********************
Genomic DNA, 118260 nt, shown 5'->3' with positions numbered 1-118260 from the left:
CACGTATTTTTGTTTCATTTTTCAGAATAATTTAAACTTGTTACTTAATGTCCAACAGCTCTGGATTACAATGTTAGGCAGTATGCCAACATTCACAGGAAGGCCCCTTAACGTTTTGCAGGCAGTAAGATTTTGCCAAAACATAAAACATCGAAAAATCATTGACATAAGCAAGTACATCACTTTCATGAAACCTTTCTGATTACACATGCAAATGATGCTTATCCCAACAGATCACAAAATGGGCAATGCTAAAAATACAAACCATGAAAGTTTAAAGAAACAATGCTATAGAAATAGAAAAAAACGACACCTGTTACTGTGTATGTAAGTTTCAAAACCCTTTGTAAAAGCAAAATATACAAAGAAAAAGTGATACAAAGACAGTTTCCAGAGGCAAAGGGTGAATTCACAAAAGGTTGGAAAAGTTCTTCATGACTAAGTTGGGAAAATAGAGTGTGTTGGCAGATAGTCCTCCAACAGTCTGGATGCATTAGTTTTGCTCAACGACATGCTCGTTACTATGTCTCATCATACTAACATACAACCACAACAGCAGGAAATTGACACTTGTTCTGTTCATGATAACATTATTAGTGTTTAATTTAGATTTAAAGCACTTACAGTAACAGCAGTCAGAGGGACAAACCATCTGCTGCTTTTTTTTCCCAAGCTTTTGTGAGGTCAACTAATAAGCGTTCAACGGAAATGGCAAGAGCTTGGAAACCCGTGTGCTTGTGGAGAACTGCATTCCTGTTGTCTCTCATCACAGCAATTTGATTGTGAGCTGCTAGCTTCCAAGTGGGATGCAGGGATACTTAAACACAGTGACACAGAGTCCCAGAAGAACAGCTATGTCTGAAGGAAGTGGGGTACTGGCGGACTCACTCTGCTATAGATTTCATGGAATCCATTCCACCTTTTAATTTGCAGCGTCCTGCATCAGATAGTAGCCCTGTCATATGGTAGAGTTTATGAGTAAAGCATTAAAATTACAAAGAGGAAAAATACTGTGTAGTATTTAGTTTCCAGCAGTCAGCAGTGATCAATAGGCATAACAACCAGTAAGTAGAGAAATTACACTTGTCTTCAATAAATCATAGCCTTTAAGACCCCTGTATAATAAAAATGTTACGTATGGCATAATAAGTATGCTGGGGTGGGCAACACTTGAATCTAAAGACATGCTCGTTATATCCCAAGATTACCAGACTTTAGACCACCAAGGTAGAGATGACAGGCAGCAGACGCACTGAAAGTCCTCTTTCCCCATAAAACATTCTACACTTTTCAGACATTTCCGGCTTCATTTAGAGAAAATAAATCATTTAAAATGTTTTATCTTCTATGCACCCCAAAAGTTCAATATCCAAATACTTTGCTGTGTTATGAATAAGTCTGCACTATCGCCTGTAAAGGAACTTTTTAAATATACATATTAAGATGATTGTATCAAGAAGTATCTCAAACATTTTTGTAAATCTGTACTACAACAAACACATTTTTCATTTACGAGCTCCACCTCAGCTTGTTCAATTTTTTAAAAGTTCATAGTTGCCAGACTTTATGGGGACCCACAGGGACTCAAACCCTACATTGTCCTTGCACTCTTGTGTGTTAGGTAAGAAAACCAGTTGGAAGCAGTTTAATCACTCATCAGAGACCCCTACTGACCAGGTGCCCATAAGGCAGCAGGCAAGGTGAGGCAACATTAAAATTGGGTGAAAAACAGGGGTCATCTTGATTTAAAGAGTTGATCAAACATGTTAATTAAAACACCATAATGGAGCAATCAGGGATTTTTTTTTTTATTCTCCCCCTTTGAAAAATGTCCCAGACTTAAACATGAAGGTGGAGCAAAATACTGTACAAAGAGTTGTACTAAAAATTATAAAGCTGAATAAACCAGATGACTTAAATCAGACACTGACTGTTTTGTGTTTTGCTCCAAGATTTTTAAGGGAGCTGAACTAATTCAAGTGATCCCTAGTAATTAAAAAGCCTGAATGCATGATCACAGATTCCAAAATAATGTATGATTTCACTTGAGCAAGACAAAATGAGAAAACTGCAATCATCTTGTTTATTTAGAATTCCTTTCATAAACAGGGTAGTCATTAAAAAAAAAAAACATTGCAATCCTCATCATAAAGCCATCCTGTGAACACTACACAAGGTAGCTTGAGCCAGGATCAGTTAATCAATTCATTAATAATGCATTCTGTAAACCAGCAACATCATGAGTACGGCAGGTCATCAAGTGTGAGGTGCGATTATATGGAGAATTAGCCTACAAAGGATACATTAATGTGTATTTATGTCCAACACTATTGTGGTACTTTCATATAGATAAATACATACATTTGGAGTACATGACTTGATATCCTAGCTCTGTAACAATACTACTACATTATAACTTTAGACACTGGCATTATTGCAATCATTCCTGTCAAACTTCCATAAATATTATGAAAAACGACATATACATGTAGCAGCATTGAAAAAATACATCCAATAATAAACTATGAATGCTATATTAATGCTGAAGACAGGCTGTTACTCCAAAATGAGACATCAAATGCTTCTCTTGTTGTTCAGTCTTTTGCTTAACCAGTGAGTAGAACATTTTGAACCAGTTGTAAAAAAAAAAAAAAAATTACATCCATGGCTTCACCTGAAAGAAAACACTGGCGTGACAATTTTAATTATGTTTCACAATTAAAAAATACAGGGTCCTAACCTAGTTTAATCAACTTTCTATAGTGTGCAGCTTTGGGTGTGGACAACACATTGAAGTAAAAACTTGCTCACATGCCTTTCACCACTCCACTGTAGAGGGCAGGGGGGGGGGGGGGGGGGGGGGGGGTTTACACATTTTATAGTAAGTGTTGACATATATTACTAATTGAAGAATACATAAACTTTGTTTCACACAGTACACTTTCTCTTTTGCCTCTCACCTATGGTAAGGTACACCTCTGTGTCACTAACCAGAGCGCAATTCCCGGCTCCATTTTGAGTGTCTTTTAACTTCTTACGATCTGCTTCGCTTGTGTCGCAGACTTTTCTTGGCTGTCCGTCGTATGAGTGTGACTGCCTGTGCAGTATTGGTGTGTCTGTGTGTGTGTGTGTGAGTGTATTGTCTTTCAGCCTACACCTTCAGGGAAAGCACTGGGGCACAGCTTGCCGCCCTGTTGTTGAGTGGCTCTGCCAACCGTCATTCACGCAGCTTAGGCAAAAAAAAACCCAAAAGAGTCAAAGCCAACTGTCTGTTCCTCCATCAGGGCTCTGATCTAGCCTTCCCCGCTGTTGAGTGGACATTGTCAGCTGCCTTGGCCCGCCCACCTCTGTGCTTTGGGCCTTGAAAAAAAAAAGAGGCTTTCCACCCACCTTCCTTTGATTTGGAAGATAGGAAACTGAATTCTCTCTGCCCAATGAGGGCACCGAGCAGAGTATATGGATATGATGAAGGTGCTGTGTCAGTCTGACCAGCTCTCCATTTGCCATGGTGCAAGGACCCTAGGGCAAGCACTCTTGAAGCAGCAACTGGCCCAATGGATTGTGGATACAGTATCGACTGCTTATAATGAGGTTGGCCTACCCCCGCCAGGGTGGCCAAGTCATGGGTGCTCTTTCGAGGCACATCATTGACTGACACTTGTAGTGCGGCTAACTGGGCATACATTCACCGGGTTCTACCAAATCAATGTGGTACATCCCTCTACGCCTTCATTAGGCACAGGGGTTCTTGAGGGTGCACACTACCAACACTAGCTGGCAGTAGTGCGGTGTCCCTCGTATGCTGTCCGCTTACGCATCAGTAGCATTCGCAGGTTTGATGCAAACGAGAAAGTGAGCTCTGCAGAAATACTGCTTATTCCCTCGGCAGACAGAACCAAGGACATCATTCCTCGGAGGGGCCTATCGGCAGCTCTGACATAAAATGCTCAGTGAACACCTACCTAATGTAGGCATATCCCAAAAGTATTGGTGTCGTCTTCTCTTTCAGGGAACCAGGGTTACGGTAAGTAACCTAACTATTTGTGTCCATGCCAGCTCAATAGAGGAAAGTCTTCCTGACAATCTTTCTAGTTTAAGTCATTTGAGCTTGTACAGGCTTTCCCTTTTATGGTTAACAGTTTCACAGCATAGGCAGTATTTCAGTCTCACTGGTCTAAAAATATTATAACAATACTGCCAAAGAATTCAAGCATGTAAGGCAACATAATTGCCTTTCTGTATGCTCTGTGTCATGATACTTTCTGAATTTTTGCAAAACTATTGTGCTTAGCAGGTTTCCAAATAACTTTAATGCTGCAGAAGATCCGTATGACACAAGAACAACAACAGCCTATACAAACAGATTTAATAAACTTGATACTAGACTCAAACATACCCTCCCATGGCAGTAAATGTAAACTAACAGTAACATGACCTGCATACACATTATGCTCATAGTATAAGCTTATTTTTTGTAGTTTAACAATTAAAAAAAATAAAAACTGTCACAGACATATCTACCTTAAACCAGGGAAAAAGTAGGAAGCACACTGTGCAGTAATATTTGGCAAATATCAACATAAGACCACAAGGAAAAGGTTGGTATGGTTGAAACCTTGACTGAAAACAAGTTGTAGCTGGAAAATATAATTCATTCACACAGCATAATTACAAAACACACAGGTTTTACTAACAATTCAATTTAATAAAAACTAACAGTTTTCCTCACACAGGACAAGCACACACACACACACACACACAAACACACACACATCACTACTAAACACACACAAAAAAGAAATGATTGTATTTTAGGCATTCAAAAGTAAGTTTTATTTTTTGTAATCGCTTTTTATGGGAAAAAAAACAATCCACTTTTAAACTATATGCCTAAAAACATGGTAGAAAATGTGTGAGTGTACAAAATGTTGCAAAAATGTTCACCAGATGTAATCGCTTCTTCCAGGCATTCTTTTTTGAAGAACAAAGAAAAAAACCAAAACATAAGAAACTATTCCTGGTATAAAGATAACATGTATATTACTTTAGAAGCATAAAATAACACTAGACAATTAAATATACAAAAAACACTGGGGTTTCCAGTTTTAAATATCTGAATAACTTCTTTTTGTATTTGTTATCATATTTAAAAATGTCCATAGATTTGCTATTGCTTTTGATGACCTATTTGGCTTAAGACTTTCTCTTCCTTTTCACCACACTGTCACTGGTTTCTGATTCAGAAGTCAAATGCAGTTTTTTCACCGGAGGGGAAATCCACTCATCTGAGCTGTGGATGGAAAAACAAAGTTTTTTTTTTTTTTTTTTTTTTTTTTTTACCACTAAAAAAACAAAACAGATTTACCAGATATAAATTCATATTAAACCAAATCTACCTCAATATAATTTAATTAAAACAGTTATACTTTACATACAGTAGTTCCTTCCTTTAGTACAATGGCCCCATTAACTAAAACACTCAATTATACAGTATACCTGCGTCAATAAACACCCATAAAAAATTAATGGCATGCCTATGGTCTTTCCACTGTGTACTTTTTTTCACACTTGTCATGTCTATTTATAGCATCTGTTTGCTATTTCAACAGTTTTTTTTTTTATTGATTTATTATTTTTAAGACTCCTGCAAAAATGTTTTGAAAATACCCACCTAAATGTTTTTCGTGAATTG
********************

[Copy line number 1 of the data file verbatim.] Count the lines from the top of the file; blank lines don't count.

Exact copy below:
Genomic DNA, 118260 nt, shown 5'->3' with positions numbered 1-118260 from the left: